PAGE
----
Stephen Petronio’s “Like Lazarus Did”

Janine Antoni in a living set for Stephen Petronio's "Like Lazarus Did", photo by Paul Ramirez Jonas

Janine Antoni in a living set for Stephen Petronio’s “Like Lazarus Did”, photo by Paul Ramirez Jonas

Stephen Petronio’s inspiration for his company’s latest work, Like Lazarus Did, performed last week at the Joyce Theater, was a book of American slave songs sent to him by composer Son Lux.  Lazarus’ resurrection became a point of departure for the piece, whose title is a line taken from one of the songs.

As is expected with Petronio’s work, there is constant motion – limbs whipping through space at myriad angles, bodies collapsing to the floor and being lifted overhead, torsos pushing and pulling in every direction.  Yet, most compelling of all was not the movement in Like Lazarus Did, but the stillness. 

Upon entering the theater, Petronio is seen laying on his back on stage, eyes closed, wearing a suit. The curtain is raised only inches above him.  Hanging high above the audience is a living set, where artist Janine Antoni lays in a helicopter stretcher.  Above her body is a frightening array of plastic limbs and bones.  Antoni remains there, in stillness, for the duration of the hour-long performance, while Petronio soon rises from his meditation and only returns momentarily later in the piece.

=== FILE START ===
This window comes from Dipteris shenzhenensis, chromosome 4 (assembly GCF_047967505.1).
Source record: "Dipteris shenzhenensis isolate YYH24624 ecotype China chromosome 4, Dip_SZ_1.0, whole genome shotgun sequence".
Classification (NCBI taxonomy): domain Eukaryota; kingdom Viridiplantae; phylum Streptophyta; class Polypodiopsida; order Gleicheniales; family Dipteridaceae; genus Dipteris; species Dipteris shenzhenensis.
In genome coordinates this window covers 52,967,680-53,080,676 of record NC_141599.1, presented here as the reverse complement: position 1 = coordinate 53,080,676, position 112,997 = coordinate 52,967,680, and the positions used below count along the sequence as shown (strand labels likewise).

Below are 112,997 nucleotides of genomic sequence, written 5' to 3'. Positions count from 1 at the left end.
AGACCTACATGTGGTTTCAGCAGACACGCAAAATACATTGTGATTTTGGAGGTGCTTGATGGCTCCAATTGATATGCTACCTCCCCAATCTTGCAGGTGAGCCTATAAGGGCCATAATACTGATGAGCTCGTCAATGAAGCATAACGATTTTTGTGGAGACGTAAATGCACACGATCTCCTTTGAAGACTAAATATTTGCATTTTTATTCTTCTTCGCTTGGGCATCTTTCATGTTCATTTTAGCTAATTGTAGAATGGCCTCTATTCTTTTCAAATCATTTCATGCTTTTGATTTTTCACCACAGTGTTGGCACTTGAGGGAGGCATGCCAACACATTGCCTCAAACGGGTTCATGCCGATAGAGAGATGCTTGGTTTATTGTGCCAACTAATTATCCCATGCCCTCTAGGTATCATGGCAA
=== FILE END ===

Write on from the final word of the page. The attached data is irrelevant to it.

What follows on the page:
Stephen Petronio Company in "Like Lazarus Did". Photo Credit: Julieta Cervantes

Stephen Petronio Company in “Like Lazarus Did”. Photo Credit: Julieta Cervantes

Accompanied by Son Lux’s score and the Young People’s Chorus of New York City standing in the aisles and balcony, the ten dancers are deftly skilled performers that are hardly ever still.  The formations, patterns, and complexities of the choreography are exceptional, but the dancers never reached the ecstatic, transcendent feeling that was expected and hoped for.  In fact, some of the movement felt far too literal.  There was also some manhandling; the women never really shine, but rather are always partnered with or manipulated by men.

The piece closes with what looks like a ritual rebirth – a man in briefs rolls on the floor, his torso convulsing and limbs curving and extending in awkward ways.  He finally rises to his feet, balancing shakily.  When the curtain drops, the viewer is left with Antoni – still suspended above us, meditating – and a small card given to each audience member at the beginning of the performance. On one side is a photo of part of Antoni’s body laying the stretch, her hand gripping the cord of a light.  On the other it says, “Should I look among the living, should I look among the dead, if I’m searching for you?” Petronio’s quest isn’t over.

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